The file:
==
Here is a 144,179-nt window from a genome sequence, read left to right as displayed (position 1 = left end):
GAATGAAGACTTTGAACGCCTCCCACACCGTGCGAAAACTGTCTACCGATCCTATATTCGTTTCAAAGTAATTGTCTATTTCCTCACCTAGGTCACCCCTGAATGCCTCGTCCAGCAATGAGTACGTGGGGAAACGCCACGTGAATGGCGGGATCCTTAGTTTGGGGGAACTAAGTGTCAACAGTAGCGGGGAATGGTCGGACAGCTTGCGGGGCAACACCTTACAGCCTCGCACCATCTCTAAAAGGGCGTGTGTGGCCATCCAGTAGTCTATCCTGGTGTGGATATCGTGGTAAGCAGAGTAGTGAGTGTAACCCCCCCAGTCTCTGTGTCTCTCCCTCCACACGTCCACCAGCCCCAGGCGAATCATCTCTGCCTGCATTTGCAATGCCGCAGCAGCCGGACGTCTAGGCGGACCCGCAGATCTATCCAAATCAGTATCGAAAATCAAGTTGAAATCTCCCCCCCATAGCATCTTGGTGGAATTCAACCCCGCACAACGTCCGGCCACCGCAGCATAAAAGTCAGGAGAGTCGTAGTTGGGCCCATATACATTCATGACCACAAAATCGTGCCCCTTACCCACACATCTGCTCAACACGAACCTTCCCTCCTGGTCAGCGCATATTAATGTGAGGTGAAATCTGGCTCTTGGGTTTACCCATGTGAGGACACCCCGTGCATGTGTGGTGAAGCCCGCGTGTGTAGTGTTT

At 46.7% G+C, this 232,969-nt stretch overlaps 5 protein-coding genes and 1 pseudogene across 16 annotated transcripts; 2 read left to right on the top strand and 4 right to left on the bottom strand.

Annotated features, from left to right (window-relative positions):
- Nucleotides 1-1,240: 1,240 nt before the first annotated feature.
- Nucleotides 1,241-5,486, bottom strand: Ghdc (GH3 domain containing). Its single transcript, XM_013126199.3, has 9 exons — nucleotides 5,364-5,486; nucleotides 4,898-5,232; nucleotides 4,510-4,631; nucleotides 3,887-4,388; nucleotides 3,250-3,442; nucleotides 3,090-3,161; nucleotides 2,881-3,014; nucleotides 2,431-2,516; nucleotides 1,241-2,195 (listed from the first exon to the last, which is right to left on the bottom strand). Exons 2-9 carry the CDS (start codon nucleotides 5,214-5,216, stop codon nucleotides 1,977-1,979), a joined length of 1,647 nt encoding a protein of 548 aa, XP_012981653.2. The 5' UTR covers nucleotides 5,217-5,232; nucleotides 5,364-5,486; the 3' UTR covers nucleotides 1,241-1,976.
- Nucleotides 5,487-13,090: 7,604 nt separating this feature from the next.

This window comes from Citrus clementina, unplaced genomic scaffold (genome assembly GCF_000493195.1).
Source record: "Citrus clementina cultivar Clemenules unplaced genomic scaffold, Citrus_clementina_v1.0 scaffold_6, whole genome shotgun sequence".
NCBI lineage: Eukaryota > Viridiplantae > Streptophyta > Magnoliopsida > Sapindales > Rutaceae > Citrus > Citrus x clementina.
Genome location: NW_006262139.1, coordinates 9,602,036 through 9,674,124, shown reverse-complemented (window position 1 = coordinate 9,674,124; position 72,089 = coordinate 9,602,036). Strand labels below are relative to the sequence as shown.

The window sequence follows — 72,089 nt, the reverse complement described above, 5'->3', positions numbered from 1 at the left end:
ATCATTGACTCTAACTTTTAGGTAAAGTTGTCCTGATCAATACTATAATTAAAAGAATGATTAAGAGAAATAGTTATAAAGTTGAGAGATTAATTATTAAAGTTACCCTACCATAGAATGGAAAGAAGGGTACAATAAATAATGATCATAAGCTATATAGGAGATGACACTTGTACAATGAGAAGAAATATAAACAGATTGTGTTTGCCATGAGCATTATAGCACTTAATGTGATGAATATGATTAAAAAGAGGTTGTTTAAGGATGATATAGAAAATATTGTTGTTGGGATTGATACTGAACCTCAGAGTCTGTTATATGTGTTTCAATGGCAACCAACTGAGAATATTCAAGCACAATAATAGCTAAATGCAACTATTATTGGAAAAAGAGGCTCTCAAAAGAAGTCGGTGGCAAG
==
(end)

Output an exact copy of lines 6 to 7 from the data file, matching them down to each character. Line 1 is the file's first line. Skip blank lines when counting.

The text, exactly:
- Nucleotides 1,241-5,486, bottom strand: Ghdc (GH3 domain containing). Its single transcript, XM_013126199.3, has 9 exons — nucleotides 5,364-5,486; nucleotides 4,898-5,232; nucleotides 4,510-4,631; nucleotides 3,887-4,388; nucleotides 3,250-3,442; nucleotides 3,090-3,161; nucleotides 2,881-3,014; nucleotides 2,431-2,516; nucleotides 1,241-2,195 (listed from the first exon to the last, which is right to left on the bottom strand). Exons 2-9 carry the CDS (start codon nucleotides 5,214-5,216, stop codon nucleotides 1,977-1,979), a joined length of 1,647 nt encoding a protein of 548 aa, XP_012981653.2. The 5' UTR covers nucleotides 5,217-5,232; nucleotides 5,364-5,486; the 3' UTR covers nucleotides 1,241-1,976.
- Nucleotides 5,487-13,090: 7,604 nt separating this feature from the next.